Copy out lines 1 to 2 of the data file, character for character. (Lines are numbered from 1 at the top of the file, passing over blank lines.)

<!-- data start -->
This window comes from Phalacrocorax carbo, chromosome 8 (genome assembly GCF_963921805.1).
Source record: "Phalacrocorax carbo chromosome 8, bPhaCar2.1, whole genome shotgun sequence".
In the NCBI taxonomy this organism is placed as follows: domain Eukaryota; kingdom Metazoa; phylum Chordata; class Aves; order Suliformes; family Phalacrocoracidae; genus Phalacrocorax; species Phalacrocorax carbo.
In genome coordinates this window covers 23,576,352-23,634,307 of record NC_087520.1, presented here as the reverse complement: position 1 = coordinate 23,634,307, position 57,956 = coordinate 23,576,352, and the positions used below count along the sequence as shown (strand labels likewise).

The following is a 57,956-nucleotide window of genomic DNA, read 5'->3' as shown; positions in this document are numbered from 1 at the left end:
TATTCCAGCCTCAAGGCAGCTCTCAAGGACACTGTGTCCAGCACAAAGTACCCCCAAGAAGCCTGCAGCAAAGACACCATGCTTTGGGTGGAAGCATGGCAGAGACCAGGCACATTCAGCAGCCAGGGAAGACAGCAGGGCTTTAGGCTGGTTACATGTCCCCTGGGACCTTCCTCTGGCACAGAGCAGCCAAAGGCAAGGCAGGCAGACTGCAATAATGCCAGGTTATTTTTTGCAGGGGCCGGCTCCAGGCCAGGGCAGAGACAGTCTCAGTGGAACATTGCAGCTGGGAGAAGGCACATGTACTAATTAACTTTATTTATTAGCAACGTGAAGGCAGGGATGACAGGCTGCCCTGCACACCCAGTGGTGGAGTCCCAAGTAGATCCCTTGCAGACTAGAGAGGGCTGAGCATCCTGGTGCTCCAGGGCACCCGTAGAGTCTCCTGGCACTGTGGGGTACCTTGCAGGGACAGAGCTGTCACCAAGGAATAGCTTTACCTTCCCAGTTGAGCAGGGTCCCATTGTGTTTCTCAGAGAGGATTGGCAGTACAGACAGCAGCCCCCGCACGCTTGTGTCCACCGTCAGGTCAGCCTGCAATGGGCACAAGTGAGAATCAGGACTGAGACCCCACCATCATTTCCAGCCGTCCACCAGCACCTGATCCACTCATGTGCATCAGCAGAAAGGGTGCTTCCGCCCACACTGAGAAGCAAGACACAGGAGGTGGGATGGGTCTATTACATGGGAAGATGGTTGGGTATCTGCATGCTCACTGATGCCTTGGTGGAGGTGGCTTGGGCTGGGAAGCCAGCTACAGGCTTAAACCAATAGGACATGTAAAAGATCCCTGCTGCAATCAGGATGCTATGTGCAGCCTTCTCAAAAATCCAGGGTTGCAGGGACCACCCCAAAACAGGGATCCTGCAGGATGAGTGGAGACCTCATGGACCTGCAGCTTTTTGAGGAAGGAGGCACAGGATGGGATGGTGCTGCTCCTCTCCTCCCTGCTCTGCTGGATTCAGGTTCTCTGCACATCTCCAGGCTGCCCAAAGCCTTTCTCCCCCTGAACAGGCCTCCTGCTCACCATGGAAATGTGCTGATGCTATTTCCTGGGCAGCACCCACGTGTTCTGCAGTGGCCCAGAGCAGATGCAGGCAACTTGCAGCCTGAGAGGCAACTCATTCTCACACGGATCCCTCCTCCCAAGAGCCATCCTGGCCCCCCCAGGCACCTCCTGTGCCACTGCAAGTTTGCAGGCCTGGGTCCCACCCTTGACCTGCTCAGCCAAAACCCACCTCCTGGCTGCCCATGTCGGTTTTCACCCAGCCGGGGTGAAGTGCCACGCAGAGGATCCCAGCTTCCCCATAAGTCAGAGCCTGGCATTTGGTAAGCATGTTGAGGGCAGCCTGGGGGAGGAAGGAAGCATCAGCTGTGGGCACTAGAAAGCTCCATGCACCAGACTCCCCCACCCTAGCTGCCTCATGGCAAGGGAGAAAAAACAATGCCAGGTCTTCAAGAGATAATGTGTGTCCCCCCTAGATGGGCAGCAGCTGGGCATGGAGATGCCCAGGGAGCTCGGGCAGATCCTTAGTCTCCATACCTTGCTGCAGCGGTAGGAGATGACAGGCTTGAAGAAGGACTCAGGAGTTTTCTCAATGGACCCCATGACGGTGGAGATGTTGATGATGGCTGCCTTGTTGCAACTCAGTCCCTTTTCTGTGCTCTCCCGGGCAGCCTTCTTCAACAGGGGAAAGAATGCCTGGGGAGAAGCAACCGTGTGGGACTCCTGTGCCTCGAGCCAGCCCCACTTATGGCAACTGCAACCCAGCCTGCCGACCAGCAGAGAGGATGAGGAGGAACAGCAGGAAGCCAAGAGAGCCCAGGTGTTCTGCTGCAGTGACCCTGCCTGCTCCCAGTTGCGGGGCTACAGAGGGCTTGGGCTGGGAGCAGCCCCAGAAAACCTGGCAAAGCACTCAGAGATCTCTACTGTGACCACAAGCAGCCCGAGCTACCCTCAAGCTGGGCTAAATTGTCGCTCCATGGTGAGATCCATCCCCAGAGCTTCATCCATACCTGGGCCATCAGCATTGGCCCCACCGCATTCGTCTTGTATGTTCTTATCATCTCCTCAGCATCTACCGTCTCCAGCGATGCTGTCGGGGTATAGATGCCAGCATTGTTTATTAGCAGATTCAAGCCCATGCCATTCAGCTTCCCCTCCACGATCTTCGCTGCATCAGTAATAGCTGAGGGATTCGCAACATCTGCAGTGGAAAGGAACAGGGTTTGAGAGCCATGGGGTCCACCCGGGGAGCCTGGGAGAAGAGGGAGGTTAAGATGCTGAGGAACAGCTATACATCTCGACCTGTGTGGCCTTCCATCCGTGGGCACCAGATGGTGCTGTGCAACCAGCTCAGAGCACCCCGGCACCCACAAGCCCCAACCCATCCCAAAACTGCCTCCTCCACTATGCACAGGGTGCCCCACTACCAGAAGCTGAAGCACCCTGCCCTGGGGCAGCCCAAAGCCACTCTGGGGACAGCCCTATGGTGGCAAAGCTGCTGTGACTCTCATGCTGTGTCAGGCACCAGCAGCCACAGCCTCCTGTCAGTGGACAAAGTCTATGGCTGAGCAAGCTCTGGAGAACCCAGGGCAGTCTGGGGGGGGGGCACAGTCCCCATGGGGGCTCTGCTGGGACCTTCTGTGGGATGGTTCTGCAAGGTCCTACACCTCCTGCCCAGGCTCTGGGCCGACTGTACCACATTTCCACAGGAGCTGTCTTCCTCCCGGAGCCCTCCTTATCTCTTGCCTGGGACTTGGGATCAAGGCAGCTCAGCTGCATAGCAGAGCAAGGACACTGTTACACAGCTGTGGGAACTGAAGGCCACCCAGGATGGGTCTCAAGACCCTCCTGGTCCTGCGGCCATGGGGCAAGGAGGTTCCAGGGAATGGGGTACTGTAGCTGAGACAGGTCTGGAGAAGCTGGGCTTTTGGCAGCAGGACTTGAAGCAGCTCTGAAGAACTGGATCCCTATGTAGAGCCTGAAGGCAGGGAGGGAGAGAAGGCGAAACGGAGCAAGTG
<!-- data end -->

This window comes from Phalacrocorax carbo, chromosome 8 (genome assembly GCF_963921805.1).
Source record: "Phalacrocorax carbo chromosome 8, bPhaCar2.1, whole genome shotgun sequence".